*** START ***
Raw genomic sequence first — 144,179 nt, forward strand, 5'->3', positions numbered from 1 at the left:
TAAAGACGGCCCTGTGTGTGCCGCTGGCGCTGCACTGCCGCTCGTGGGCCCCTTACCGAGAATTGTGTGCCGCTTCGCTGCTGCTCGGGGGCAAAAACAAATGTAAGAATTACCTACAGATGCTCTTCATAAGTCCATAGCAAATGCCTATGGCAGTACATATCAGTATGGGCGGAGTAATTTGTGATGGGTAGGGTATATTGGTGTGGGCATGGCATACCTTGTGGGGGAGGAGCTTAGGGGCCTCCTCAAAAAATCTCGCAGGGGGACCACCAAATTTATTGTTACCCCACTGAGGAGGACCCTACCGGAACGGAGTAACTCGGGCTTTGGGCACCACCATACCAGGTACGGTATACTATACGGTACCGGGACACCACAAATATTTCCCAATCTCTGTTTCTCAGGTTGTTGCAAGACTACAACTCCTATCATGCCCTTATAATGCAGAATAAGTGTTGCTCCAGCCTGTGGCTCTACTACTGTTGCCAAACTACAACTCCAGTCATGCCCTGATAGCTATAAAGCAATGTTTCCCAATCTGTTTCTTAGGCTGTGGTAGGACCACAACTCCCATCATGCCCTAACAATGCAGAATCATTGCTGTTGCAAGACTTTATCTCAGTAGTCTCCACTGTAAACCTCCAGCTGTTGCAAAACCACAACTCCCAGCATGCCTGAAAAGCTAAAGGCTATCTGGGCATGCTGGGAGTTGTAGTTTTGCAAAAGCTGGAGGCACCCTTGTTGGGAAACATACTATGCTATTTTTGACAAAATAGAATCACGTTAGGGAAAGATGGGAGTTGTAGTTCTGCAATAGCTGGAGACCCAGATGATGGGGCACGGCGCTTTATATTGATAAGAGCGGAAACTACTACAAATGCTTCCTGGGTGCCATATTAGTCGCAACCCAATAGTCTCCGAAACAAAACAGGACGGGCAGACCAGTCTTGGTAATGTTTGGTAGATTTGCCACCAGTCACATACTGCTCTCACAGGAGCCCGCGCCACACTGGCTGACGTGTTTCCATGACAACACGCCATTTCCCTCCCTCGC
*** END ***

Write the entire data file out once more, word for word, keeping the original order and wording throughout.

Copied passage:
Raw genomic sequence first — 144,179 nt, forward strand, 5'->3', positions numbered from 1 at the left:
TAAAGACGGCCCTGTGTGTGCCGCTGGCGCTGCACTGCCGCTCGTGGGCCCCTTACCGAGAATTGTGTGCCGCTTCGCTGCTGCTCGGGGGCAAAAACAAATGTAAGAATTACCTACAGATGCTCTTCATAAGTCCATAGCAAATGCCTATGGCAGTACATATCAGTATGGGCGGAGTAATTTGTGATGGGTAGGGTATATTGGTGTGGGCATGGCATACCTTGTGGGGGAGGAGCTTAGGGGCCTCCTCAAAAAATCTCGCAGGGGGACCACCAAATTTATTGTTACCCCACTGAGGAGGACCCTACCGGAACGGAGTAACTCGGGCTTTGGGCACCACCATACCAGGTACGGTATACTATACGGTACCGGGACACCACAAATATTTCCCAATCTCTGTTTCTCAGGTTGTTGCAAGACTACAACTCCTATCATGCCCTTATAATGCAGAATAAGTGTTGCTCCAGCCTGTGGCTCTACTACTGTTGCCAAACTACAACTCCAGTCATGCCCTGATAGCTATAAAGCAATGTTTCCCAATCTGTTTCTTAGGCTGTGGTAGGACCACAACTCCCATCATGCCCTAACAATGCAGAATCATTGCTGTTGCAAGACTTTATCTCAGTAGTCTCCACTGTAAACCTCCAGCTGTTGCAAAACCACAACTCCCAGCATGCCTGAAAAGCTAAAGGCTATCTGGGCATGCTGGGAGTTGTAGTTTTGCAAAAGCTGGAGGCACCCTTGTTGGGAAACATACTATGCTATTTTTGACAAAATAGAATCACGTTAGGGAAAGATGGGAGTTGTAGTTCTGCAATAGCTGGAGACCCAGATGATGGGGCACGGCGCTTTATATTGATAAGAGCGGAAACTACTACAAATGCTTCCTGGGTGCCATATTAGTCGCAACCCAATAGTCTCCGAAACAAAACAGGACGGGCAGACCAGTCTTGGTAATGTTTGGTAGATTTGCCACCAGTCACATACTGCTCTCACAGGAGCCCGCGCCACACTGGCTGACGTGTTTCCATGACAACACGCCATTTCCCTCCCTCGC